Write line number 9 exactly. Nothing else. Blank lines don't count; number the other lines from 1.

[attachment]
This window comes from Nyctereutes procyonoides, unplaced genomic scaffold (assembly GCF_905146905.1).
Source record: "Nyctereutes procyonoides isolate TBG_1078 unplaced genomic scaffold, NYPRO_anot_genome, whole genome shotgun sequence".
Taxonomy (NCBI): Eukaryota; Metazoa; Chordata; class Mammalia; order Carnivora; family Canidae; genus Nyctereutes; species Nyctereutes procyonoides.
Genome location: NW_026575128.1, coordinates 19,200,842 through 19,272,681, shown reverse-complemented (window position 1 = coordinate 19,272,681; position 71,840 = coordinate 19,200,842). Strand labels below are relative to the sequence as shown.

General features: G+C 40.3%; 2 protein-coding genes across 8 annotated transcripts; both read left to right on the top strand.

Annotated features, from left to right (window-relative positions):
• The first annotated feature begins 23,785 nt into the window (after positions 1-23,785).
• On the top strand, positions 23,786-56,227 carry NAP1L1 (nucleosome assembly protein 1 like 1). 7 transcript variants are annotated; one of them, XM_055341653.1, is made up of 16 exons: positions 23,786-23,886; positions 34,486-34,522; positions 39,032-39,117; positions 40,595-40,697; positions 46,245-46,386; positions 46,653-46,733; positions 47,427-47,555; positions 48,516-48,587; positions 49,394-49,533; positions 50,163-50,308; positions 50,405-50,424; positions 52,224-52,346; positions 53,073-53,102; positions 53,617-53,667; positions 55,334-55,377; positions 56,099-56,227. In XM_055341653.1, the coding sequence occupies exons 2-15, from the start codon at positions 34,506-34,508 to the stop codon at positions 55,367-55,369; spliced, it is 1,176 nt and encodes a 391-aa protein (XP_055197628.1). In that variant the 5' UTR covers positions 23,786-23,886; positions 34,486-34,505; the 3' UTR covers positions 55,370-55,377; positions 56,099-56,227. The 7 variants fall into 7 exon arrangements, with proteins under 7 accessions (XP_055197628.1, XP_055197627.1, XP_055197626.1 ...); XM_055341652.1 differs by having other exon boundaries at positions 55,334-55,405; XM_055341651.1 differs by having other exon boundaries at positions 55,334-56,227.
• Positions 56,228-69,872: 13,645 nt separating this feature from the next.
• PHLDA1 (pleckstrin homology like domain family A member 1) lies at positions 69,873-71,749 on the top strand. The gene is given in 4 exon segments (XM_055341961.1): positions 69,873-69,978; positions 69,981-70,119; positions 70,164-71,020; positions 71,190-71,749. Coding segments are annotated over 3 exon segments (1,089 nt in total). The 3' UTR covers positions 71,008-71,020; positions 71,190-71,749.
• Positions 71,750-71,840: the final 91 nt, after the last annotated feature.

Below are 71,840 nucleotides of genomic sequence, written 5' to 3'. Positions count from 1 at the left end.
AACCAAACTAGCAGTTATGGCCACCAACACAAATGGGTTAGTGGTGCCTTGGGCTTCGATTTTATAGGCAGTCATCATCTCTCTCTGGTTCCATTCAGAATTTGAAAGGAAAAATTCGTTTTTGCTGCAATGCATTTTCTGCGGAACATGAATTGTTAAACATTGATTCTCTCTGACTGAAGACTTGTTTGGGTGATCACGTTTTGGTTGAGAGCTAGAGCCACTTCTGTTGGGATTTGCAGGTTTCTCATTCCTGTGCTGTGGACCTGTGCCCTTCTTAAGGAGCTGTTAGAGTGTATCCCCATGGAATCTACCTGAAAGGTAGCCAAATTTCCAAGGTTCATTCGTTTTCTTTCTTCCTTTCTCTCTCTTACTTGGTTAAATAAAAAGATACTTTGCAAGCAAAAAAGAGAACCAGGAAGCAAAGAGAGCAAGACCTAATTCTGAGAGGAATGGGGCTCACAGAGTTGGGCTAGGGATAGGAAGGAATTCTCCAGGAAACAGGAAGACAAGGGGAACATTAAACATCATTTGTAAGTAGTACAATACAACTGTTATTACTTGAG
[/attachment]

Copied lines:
• Positions 56,228-69,872: 13,645 nt separating this feature from the next.